Creon In Antigone

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Kreon began his reign of rule in Thebes after turmoil in the city facing many adversities. For Niccolo Machiavelli the greatest good is the good of the state. "Reasons of state" are the decisive reasons that outweigh any others. The good of the state is an end in itself, its Machiavelli’s teleology. As a result, a ruler must be concerned not only with perception and appearance, but the leader must be positively willing to act immorally or in a sense “evil” at the right times. Machiavelli emphasized the occasional need for the exercise of brute force or deceit. Although Kreon starts out strong with a Machiavellian mindset in terms of concepts with how handles himself and attempts to retain his power, inevitably Kreon will ultimately fail for…show more content…
Creon's fierce dedication to law and order seems to be exactly what Thebes needs. The city is just coming back together from a state of total anarchy. The people need a strong and steadfast leader to bring them together. How's it going to look if Creon goes against the very first law he makes? Creon's concern for his public image is certainly in some ways self-motivated. A wishy-washy leader can be a very dangerous thing in a time of crisis. If Creon appears to be weak the whole city could descend back into chaos.
However, Kreon soon loses touch with reality and the wishes of the community and, as we continue to see in Antigone Kreon becomes a tyrant. Kreon judges things too his liking and remains arrogant until the end when it is too late. Also notice that Creon isn't totally assertive about his original decree. Over the course of Antigone he becomes less and less extreme moving away from Machiavellian principles. Kreon changes his mind on having Ismene executed along with her sister. Afterwards he has Antigone entombed instead of executed. In the end, Kreon is convinced by Teiresias's the blind prophets prediction and goes to right his wrongs with Antigone. Unfortunately, he's a little too late. Before Kreon can correct the errors of his judgment, his niece, his…show more content…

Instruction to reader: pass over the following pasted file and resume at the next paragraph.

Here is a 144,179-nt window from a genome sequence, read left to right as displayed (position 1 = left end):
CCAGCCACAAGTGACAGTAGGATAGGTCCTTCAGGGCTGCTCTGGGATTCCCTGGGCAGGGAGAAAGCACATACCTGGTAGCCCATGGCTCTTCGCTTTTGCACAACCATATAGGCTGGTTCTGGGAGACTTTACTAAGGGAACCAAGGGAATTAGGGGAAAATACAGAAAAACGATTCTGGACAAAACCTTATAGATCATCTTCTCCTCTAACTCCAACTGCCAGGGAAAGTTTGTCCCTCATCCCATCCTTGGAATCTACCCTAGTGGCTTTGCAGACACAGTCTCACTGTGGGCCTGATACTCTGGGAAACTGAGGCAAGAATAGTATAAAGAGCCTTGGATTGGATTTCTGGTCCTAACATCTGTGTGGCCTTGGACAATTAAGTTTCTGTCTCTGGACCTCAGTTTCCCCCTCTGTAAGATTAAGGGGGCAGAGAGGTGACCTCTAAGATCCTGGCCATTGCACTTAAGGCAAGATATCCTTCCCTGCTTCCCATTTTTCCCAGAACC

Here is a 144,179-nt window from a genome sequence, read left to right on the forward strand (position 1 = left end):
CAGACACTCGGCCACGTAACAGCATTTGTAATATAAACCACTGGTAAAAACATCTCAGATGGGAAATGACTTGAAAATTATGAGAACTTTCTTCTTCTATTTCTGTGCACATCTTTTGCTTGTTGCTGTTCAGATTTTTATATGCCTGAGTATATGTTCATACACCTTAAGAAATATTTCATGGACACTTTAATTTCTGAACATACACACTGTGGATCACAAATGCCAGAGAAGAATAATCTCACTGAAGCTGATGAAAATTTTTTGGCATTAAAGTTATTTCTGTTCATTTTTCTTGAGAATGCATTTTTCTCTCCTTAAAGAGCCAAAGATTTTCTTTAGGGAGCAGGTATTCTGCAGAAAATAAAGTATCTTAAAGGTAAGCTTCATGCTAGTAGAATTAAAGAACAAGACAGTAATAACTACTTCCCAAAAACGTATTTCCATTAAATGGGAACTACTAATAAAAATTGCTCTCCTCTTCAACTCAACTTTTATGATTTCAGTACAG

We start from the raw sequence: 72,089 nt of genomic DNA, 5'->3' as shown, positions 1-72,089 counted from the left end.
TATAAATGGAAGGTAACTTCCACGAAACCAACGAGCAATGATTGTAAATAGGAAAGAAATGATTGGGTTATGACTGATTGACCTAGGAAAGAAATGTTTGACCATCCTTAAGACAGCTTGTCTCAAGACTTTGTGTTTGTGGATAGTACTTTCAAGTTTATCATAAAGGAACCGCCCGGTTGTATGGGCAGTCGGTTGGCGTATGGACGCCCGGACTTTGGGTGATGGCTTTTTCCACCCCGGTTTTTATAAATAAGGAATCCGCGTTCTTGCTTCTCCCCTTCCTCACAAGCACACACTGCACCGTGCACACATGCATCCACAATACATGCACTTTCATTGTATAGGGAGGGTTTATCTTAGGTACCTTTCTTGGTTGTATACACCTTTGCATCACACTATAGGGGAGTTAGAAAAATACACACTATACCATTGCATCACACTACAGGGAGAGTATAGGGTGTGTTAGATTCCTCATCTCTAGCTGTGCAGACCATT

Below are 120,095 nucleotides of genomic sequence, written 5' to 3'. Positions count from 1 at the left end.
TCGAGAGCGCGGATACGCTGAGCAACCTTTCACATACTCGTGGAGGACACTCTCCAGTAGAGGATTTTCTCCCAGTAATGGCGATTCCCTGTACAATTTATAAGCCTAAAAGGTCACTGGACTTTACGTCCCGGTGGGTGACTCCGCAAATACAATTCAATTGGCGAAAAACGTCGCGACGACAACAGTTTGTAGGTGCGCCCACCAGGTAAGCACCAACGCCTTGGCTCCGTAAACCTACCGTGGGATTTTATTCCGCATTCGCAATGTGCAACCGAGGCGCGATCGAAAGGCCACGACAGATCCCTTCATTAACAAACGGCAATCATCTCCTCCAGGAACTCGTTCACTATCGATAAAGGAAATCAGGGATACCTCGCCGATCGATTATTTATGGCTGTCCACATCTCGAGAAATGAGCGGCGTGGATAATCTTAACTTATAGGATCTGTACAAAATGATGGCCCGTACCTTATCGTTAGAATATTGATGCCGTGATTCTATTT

In this he means that any things that make someone look bad should be hidden. This is where Creon fails in keeping up with another Machiavellian principle. Machiavelli endorses being merciless and ruthless which is common tyrannical behavior. But not to be viewed as a tyrant is key to keeping power. Antigone reveals the public opinion of him when she says “The citizens here would all agree. if their lips weren’t locked in fear…Lucky tyrants ruthless power to say and do whatever pleases them.” (Sophocles, 555-574) That sums up how Kreon is viewed in Antigone as well why Kreon fails another aspect of Machiavelli’s principles but comes close in concept of his actions. But to look good to where it becomes a hindrance is bad, as he states, applying it to generosity, He means it’s good to be generous, but too much of it will be your downfall. Creon does not have Polyneikes body buried show no weakness or remorse for the enemy. Showing mercy to enemies is considered looking weak. Creon can’t show generosity to enemies, or he looks weak; that’s how he viewed his actions. That’s what Machiavelli was referring to when he said that being generous could become a rulers downfall. You need to look generous to the public eye when it is necessary but Kreon falters in his image as displayed through the Chorus and

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